6.
Income Taxes
During the first quarters of 2018 and 2017, income tax expense related to continuing operations was $95 million and $239 million and included net discrete tax expense of $3 million and net discrete tax benefit of $35 million. Our discrete tax benefits for the first quarter of 2017 included $37 million related to the adoption of the amended accounting guidance on employee share-based compensation. Our reported income tax rates for the first quarters of 2018 and 2017 were 20.7% and 26.2%. Fluctuations in our reported income tax rates are primarily due to changes within our business mix, including varying proportions of income attributable to foreign countries that have lower income tax rates, discrete items and the impact of the intercompany sale of software.


13

McKESSON CORPORATION
FINANCIAL NOTES (CONTINUED)
(UNAUDITED)

As of June 30, 2017, we had $516 million of unrecognized tax benefits, of which $371 million would reduce income tax expense and the effective tax rate, if recognized. During the next twelve months, it is reasonably possible that audit resolutions could potentially reduce our unrecognized tax benefits by up to $60 million. However, this amount may change as we continue to have ongoing negotiations with various taxing authorities throughout the year.
We file income tax returns in the U.S. federal jurisdiction, various U.S. state jurisdictions and various foreign jurisdictions. During the first quarter of 2017, we reached an agreement with the Internal Revenue Service (“IRS”) to settle all outstanding issues relating to the fiscal years 2007 through 2009. This settlement did not have a material impact on our provision for income taxes. We are subject to audit by the IRS for fiscal years 2010 through the current fiscal year. We are generally subject to audit by taxing authorities in various U.S. states and in foreign jurisdictions for fiscal years 2006 through the current fiscal year.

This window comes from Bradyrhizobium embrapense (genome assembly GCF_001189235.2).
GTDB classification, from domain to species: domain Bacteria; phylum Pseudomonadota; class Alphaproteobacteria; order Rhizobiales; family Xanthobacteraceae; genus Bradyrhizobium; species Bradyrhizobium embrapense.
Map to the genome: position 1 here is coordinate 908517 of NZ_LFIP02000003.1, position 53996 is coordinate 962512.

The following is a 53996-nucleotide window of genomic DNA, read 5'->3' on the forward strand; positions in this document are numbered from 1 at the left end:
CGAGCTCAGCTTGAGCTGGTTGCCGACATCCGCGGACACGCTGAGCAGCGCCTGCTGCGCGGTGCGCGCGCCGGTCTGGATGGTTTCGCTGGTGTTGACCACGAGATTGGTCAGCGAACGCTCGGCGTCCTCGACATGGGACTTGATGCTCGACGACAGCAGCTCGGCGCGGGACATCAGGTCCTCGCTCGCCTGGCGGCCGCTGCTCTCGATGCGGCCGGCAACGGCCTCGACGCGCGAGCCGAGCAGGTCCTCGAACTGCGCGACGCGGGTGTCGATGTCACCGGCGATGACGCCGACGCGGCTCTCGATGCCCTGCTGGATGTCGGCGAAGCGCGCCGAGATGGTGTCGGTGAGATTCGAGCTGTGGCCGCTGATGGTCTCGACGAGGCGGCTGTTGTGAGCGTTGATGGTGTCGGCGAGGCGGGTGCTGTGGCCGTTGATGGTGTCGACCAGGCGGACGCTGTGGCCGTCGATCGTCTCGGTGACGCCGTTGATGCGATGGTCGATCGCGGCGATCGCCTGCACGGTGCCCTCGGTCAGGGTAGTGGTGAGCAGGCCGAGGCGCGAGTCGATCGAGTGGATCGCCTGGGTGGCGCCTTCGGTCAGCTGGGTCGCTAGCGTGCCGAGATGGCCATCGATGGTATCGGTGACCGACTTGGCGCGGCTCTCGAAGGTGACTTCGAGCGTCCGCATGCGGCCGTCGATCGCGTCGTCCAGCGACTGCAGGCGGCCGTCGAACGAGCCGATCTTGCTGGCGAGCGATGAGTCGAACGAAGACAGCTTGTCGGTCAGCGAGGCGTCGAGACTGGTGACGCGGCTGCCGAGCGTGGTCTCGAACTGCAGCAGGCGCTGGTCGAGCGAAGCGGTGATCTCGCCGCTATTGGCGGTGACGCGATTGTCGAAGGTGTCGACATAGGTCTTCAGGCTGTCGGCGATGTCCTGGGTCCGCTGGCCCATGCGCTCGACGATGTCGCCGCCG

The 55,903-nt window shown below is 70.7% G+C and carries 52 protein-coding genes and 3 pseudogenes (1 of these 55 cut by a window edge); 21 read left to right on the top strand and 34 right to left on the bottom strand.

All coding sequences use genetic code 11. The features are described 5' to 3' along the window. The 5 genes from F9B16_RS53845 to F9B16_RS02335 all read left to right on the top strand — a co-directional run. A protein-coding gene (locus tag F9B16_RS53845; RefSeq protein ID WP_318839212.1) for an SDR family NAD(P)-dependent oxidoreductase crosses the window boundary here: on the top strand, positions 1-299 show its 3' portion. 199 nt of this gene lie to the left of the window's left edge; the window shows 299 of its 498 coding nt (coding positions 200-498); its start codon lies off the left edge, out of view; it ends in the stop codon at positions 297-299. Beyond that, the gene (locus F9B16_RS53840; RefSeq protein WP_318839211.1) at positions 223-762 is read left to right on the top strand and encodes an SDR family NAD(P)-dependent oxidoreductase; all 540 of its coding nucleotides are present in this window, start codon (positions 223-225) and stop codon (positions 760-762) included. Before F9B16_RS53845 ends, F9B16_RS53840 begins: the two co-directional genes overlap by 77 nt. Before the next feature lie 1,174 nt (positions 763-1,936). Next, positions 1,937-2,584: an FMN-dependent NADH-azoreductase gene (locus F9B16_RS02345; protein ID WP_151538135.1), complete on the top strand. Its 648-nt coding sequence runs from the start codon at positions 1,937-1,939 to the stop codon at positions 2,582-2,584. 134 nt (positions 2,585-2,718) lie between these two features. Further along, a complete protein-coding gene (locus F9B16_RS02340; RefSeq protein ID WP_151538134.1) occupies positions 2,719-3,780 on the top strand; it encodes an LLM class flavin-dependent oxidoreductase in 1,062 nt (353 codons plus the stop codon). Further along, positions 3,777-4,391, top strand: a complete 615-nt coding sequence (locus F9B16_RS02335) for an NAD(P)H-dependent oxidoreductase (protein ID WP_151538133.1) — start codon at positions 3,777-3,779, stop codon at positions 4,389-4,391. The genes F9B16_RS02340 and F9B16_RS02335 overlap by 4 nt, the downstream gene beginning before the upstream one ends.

7.
Redeemable Noncontrolling Interests and Noncontrolling Interests
Redeemable Noncontrolling Interests

Our redeemable noncontrolling interests relate to our consolidated subsidiary, Celesio AG (“Celesio”). The domination and profit and loss transfer agreement (the “Domination Agreement”) was entered into between McKesson and Celesio in connection with our 2014 acquisition of Celesio and became effective in December 2014. Under the Domination Agreement, the noncontrolling shareholders of Celesio have a right to put (“Put Right”) their Celesio shares at €22.99 per share increased annually for interest in the amount of 5 percentage points above a base rate published by the German Bundesbank semiannually, less any compensation amount or guaranteed dividend already paid by McKesson in respect of the relevant time period (“Put Amount”). The exercise of the Put Right will reduce the balance of redeemable noncontrolling interests. During the first quarter of 2018, we paid $50 million to purchase 1.9 million shares of Celesio through the exercises of the Put Right by the noncontrolling shareholders, which decreased the carrying value of redeemable noncontrolling interests by $53 million. The balance of redeemable noncontrolling interests is reported at the greater of its carrying value or its maximum redemption value at each reporting date. The redemption value is the Put Amount adjusted for exchange rate fluctuations each period. At June 30, 2017 and March 31, 2017, the carrying value of redeemable noncontrolling interests of $1.39 billion and $1.33 billion exceeded the maximum redemption value of $1.24 billion and $1.21 billion. At June 30, 2017 and March 31, 2017, we owned approximately 77% and 76% of Celesio’s outstanding common shares.